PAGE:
By Chia-Li Chien
Many states, including California, identified a list of critical sectors to remain operational during the COVID-19 crisis. The rest of us need to work from home or close our businesses until further notice.
The stock market reacts to the uncertainty in this public health crisis volatilely. The ripple effect causes the federal government to assist those who need to stay afloat until our country stabilizes. Bipartisan relief packages are changing as new estimated damages arise.
Having standby working capital, such as a line of credit or emergency fund, are best practices for many businesses. However, no one knows the extent of the closure, and the possibility of running out of accessible capital worries many business owners.
I don’t like to borrow money, and many of my clients have the same attitude, but in a desperate time, you should take advantage of what’s available to keep your business open and prosper later.
Capital providers including banks, private equity firms and the U.S. Small Business Administration decline about one-third of the businesses that apply for a loan in a normal economic environment due to the poor quality of the earnings or cash flow, according to the 2019 Pepperdine Private Capital Markets Report by Craig Everett.
Also, about 95 percent of the loans required personal guarantee and collateral. The capital providers’ expected return ranges from 3.6 percent to 49.5 percent if the prime rate is at 3.5 percent, according to Robert Slee’s book “Private Capital Markets: Valuation, Capitalization, and Transfer of Private Business Interests.” Yes, even the SBA has pre-determined interest that borrowers need to pay back.
The SBA has disaster loan assistance for those states that declared a disaster. The disaster loan assistance is available for businesses, nonprofits, homeowners and renters. For the most part, the disaster loan amount is up to $2 million with fixed interest of 3.75 percent (or 2.75 percent for nonprofits). The term could be up to 30 years. There is a collateral requirement if you borrow more than $25,000. You cannot use the disaster loan to refinance or pay off existing loans, and you need to maintain proper insurance. Remember, this is still a loan or debt.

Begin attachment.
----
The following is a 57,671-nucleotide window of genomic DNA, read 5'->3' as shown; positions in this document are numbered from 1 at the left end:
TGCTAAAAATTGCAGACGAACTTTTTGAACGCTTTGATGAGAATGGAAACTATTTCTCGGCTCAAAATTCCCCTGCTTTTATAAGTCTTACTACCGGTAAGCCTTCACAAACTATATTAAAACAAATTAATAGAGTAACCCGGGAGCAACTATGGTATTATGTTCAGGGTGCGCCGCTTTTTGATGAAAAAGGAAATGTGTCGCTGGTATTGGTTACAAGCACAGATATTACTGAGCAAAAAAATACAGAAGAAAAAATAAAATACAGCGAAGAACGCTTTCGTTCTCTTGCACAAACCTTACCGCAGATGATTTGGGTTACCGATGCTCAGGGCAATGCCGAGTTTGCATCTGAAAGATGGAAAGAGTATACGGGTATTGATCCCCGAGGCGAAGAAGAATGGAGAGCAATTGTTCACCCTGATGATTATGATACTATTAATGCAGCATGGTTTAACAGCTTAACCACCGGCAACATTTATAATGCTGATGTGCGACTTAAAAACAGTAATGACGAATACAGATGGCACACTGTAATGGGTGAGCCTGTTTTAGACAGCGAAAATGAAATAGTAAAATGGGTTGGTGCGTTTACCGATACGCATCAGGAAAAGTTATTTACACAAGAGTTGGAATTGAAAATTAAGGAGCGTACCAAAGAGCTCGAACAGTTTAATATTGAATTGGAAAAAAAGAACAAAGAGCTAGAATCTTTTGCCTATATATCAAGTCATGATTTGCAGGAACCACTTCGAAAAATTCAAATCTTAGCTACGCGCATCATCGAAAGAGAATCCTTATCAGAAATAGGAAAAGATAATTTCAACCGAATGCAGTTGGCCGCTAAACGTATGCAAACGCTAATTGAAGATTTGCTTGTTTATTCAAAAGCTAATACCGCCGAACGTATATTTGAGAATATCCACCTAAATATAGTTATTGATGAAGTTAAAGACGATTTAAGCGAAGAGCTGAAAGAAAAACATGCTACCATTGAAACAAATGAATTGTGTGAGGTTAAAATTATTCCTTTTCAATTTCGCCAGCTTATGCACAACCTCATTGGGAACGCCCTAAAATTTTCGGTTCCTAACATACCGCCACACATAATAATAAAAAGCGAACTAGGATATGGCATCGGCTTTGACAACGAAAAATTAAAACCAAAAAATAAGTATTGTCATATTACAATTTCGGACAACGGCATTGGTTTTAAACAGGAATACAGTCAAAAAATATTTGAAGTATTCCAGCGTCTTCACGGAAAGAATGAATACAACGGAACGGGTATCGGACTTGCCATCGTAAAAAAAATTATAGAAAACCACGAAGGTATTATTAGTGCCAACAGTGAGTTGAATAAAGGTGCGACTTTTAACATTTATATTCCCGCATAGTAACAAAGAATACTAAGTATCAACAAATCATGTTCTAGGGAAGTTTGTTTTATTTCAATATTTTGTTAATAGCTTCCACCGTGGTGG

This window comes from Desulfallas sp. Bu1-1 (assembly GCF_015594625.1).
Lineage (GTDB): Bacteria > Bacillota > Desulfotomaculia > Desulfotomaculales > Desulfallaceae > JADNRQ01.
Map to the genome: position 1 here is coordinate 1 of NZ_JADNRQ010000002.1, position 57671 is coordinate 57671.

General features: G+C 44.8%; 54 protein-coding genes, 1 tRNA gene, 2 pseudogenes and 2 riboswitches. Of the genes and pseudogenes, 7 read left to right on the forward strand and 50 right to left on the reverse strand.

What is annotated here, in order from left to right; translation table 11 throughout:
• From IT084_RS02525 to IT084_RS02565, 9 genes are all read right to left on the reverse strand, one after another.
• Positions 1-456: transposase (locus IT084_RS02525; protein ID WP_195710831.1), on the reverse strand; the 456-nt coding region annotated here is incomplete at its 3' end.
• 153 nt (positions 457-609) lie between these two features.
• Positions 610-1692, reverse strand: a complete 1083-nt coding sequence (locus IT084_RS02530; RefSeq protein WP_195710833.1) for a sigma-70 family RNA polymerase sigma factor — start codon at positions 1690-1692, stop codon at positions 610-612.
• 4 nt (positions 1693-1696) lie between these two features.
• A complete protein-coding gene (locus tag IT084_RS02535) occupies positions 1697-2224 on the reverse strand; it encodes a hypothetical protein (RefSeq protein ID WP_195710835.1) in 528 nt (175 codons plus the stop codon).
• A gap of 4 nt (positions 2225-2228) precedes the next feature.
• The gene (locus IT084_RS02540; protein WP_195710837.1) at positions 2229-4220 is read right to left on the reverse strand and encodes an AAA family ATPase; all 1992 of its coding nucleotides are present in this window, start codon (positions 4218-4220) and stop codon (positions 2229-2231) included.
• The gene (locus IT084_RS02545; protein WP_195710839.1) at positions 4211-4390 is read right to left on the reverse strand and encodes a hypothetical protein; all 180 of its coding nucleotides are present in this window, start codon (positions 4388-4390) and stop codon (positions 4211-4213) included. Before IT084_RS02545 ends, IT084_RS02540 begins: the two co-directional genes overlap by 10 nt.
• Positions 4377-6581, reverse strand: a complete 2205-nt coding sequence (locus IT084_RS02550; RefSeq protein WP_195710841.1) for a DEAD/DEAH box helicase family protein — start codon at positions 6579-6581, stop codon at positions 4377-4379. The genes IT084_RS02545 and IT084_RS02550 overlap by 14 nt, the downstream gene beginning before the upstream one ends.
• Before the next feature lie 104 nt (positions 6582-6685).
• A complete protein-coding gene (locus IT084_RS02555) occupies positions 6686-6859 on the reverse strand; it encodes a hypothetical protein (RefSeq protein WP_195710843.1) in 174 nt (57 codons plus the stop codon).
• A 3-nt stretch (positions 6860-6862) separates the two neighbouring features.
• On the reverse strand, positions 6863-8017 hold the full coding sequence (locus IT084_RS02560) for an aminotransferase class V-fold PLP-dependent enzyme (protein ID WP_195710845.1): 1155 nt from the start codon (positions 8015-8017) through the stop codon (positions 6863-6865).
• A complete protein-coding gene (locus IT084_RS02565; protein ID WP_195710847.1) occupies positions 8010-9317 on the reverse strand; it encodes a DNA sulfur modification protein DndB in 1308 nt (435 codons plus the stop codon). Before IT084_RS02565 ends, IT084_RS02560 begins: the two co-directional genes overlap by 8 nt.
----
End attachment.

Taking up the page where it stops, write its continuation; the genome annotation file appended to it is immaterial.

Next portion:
Congress passed the Coronavirus Aid, Relief, and Economic Security Act recently. Under this bill, small businesses that have fewer than 500 employees can participate in the SBA Paycheck Protection Program. This program will provide loans that can be forgiven if small businesses use them for payroll.
I encourage people to consider applying for the Economic Injury Disaster Loans as soon as possible if their businesses have been impacted because there is limited funding available from the federal government.
The SBA developed a simple three-step process to apply for a disaster loan. You need to have business and personal financial data handy when applying. The personal financial statement, or SBA Form 413, is required to help determine which of your assets could be collateralized. Your accountant or financial adviser can help you fill out the form if you are not familiar with the terminology. You also will need to fill out and sign an IRS Form 4506-T, which allows the SBA to access your tax filing records.
How much you should borrow is an important question and one your accounting or finance team can help you determine. Remember, unless the loan is forgiven, you or your business will need to pay back the principal as well as interest.
I sincerely hope that you or your business don’t need a loan. But if you do, and you have not initiated the discussion with your accounting or finance team, you should do so as soon as possible. Please remember the quality of your business earnings and cash flow is essential.
Don’t waste the COVID-19 crisis, especially if it has left you with downtime. Use it to plan strategically and re-evaluate your business model. Your business model needs to stay flexible in any economic climate. Together, we can all come out of this crisis stronger.
• Chia-Li Chien is the director of the financial planning program at California Lutheran University.